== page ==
Each country is different. Each has it goods and its bads. Here are a few snippets of these overlanders’ experiences.
Sun baked, waiting for the summer rain. A few trees have braved leafing out, the rest of the landscape remains multiple shades of winter brown. It’s the beginning of November 2016.
The locals say, “it’s hot, very hot.” People speak good English and are very friendly, even the bureaucrats. A worker at the border post calls Zimbabwe, “The safe haven of Africa, with no guns.” The heavy security gates and razor wire fences so prevalent in South Africa are absent.
We enter Zimbabwe from Botswana via the Plum Tree border post. The crossing takes us an hour! No, it’s not because there are tons of people, we fortunately arrive before a large bus load. We have our passports, US dollars, ‘carnet de passage’ (Landy’s ‘passport’) and pens all ready. Don’t forget the pens!
First hurdle is finding the form. Of course there are none in the obvious box. Upon asking, a worker takes two out from behind the counter. Checking our passports, getting our visa’s stamped all goes quite nicely. The fella in charge of vehicles has a bit of trouble with the carnet. Then we’re sent off to the cashier, a nice looking friendly woman who chit chats with us for about 15 minutes waiting for her computer to reboot and getting logged in.
Off to another station to get clearance for the vehicle. “No, we don’t have anything to declare.” We get his stamp and drive to the next booth. $10 for road usage. Having done this before Russ waits for the tiny little, smaller than business card size, certificate. Russ has to ask for it, guess the worker wanted to pocket the cash? We think we’re done and drive up to the exit.
“Sorry, you have a problem!” The man says, with a smile. Now what! We must return to the large hanger like building and get a stamp. “There was a barrel blocking the entrance!” “Just park next to it,” he says matter-of-factly. We back up, talk to uniformed guy who sends us to an uninformed man sitting all by himself, next to a small table, in this hanger like building. After producing this and then that we get our finally stamp. The exit guard takes his slip of paper with all the stamps. $85 lighter and with all the right stamps we’re on our way…. Hello Zimbabwe!
With our packet of certified documents we’re ready for the inevitable road blocks. Road blocks are frequent, every 50k or so. They can ask for anything, from checking your fire extinguisher to turning signals. Most simply wave us on. When they don’t Russ who has difficulty understanding them, says, “Sorry I don’t hear very well” Usually this gets us moving along faster.
There are no freeways in Zimbabwe. Even the main high way between Harare and Bulawayo is only two lane, and toll to boot. One toll booth had no change for $5, so we paid in a combination of US and South African currency.
The country, although struggling economically is very expensive. Currently They’re using the US dollar, moving to a bond system we’re told. At the grocery we don’t buy cheese, or stock up much as prices are inflated. Also, there is a cash crisis.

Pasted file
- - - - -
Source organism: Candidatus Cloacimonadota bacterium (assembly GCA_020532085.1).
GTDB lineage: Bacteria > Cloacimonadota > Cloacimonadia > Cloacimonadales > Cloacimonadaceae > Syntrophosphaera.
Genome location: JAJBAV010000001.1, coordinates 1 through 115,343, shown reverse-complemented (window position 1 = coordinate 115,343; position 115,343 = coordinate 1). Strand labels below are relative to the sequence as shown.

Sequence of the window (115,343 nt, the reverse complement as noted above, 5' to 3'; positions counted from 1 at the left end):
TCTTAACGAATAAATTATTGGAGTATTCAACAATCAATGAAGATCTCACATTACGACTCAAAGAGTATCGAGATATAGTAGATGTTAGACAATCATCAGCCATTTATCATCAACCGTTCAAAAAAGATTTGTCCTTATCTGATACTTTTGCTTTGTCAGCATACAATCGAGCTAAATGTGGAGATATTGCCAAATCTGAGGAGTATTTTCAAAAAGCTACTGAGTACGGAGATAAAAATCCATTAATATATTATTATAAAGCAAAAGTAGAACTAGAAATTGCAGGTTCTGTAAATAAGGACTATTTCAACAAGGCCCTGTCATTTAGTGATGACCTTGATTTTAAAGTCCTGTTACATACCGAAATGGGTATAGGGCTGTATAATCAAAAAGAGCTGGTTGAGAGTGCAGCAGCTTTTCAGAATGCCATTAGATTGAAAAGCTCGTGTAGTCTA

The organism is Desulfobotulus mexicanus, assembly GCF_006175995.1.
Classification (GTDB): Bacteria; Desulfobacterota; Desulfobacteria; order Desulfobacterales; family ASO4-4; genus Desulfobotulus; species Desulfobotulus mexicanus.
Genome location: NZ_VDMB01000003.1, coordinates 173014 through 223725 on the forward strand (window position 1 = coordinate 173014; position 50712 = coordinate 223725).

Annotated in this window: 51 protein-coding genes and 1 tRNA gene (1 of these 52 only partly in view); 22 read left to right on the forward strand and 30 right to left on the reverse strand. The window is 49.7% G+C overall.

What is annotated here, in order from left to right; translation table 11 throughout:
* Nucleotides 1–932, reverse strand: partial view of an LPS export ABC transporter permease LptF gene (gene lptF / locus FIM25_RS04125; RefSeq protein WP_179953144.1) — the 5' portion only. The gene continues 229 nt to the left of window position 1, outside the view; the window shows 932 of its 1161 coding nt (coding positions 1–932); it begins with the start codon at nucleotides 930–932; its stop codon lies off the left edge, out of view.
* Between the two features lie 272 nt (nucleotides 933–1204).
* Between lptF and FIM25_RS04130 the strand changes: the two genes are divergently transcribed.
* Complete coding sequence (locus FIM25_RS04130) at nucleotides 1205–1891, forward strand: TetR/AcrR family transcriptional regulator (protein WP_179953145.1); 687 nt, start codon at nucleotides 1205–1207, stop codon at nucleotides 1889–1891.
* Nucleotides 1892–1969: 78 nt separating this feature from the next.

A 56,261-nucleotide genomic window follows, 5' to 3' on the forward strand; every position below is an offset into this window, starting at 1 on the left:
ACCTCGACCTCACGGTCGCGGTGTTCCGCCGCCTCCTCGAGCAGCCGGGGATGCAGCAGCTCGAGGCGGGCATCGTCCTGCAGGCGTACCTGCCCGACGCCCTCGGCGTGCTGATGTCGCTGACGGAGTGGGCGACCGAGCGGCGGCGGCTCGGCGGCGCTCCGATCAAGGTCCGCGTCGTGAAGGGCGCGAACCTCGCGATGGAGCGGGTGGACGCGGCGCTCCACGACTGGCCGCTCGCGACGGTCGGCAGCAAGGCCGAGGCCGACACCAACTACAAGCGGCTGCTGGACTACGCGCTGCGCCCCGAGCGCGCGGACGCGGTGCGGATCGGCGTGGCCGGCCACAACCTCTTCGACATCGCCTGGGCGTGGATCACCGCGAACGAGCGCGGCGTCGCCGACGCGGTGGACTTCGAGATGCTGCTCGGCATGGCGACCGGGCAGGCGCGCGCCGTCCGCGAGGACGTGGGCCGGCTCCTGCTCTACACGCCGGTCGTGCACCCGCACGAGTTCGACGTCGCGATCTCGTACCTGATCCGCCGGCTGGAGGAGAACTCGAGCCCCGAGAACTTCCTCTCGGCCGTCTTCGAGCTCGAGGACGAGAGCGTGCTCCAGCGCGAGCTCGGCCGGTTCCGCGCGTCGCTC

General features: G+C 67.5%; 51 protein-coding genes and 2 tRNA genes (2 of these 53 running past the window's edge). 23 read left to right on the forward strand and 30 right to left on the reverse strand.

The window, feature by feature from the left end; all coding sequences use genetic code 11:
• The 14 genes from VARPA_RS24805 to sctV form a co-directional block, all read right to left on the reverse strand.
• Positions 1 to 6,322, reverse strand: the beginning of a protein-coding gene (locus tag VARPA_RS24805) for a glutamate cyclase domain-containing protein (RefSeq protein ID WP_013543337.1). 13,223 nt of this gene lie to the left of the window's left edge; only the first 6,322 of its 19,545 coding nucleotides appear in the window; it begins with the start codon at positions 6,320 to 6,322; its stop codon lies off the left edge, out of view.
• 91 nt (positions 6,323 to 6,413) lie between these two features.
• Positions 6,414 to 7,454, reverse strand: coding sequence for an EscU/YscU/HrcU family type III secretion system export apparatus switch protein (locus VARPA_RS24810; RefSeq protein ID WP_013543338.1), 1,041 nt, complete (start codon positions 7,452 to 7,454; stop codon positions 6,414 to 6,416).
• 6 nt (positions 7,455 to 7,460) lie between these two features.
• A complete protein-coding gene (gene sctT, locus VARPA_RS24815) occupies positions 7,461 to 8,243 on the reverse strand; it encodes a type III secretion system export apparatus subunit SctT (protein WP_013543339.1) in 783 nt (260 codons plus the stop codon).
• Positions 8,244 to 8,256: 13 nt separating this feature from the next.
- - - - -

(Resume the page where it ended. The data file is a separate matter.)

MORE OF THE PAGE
No money at ATM on foreign debit cards. Locals can get $80 to $100 per day, so the lines are long and with no guarantee there’ll be anything left when it’s your turn. Credit cards are not necessarily welcome either. So watching our spending is critical.
Roads in Bulawayo are well laid out, but old and plagued with potholes. Downtown is clean, not over run with people or street vendors. You can see how beautiful the city once was as there are remnants of bougainvillea, lawns and parks throughout.
Traffic is light everywhere, probably because of the high cost of fuel – $1.15 a liter. Cars are old, new car dealerships are empty. Abandoned care relics adorn the high ways. Buses seem to be the people movers. Goats, cows and donkeys meander along the roadside in search of food. There are few fences.
Places to camp are available and adequate. However, overnight prices are generally higher than our $15 budget allowance. Power outages are frequent. Internet access sporadic and often slow.
The Chinese appear to have a presence, trading for resources. In case anybody questions this, President Mugabe’s mansion sports oriental architecture.
Wildlife overall are getting scarce we’re told. In the park made famous by the tragic killing of Cecil the lion, Hwange National Park, elephants however are abundant. Wildlife conservationists counter the decline of endangered and threatened species.
The ones we meet are quite amazing. Baye with Free to be Wild (a relatively new rescue rehabilitation center in Bulawayo.) Lisa and Ellen with the Tikki Hywood Trust (world experts on the highly endangered pangolin.) The folks at Painted Dog Conservation (outside of Hwange.) There are sure to be many others we’ve simply not had the privilege to meet yet.
Poaching is rampant, but then with unemployment sky high… Go figure!
When all is said and done, we really like Zimbabwe. The wildlife, the people, the climate, and the environment are great. What limits our stay is the cost of living… Simply too expensive for our Overlanding budget, so its’ off to Malawi via Mozambique.